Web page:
Take Your Dog on a Bike Ride

Healthy dogs need exercise, and a walk simply isn't aerobic enough for most of them.

Healthy dogs need exercise, and a walk simply isn't aerobic enough for most of them.

Healthy dogs need exercise, and a walk simply isn’t aerobic enough for most of them. Jogging can use up some of the excess energy often leading to destructive behavior in the house or yard.

But not everyone likes to jog. I walk my dogs, but it isn’t adequate for Dax, my 3-year-old Australian Shepherd. If she doesn’t get more exercise, Dax is hard to live with. She paces, brings me toys to throw and generally makes a pest of herself. It’s not her fault; her parents are working sheepdogs, and I knew that when I bought her as a puppy. But since I don’t have sheep in my back yard for her to herd, I came up with another way for her to exercise: accompanying me when I bicycle.

Products are available that allow you to attach a leash to the bicycle. This keeps the dog away from the wheels and helps prevent accidents caused by holding the dog’s leash in your hand on the handlebars.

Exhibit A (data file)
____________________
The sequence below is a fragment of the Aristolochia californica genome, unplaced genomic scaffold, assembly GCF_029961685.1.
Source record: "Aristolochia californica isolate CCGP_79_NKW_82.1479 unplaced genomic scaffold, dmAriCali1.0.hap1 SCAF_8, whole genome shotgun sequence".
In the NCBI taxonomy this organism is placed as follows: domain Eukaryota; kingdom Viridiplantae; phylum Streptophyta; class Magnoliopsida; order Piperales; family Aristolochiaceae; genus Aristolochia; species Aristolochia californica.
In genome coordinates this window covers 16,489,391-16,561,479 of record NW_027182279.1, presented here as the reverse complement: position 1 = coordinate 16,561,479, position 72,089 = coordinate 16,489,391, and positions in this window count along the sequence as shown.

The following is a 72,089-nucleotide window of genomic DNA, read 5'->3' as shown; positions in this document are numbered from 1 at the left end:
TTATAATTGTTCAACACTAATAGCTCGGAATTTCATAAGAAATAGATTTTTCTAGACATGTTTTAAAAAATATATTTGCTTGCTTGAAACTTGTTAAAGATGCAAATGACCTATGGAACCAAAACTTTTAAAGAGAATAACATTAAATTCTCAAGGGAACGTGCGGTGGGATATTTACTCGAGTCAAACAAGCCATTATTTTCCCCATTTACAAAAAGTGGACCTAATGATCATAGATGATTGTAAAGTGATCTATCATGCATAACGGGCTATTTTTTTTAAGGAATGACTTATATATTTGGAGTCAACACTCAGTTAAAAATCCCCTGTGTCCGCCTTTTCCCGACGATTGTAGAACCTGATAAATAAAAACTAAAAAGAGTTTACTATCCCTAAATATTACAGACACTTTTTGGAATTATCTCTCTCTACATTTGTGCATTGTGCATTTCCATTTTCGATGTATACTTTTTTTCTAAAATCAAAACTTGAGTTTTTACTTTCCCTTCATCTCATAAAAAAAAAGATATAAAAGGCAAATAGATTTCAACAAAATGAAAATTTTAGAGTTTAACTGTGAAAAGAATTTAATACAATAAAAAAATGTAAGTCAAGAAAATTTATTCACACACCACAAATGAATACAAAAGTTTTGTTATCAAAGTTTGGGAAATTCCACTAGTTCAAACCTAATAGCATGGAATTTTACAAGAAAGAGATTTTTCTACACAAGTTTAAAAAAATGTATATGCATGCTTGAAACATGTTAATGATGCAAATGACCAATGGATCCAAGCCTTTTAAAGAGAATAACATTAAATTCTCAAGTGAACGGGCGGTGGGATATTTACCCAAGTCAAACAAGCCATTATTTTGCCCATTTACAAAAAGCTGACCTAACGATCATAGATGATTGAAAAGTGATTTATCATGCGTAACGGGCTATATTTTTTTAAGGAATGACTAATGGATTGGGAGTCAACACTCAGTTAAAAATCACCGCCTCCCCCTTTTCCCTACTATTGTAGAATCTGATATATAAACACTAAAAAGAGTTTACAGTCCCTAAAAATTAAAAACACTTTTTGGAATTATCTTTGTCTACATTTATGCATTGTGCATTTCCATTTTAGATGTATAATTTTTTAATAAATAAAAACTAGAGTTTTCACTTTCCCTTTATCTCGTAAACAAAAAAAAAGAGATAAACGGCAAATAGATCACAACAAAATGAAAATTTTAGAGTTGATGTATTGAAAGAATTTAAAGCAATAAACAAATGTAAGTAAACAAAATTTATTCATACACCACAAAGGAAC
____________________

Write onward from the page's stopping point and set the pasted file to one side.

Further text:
If you decide to bike with your dog, don’t simply take off and go. Train your dog as you would in any other activity. Start slowly and methodically.

First, walk your leashed dog to the bike. Stand and hold the bike. Point to it and invite the dog to sniff it. This may seem silly, but unless your dog was a bicycle chaser (a bad habit), it probably never paid any attention to a bike before, and it’s important it isn’t afraid. When your dog is close to the bike, walk forward and encourage it to walk next to the bicycle. When you walk your dog forward, give a command: “Fido, let’s go! Walk.” “Let’s go” can mean “move forward with me on my bike” and walk can mean the speed of walking.

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Article Categories:
Dogs · Health and Care

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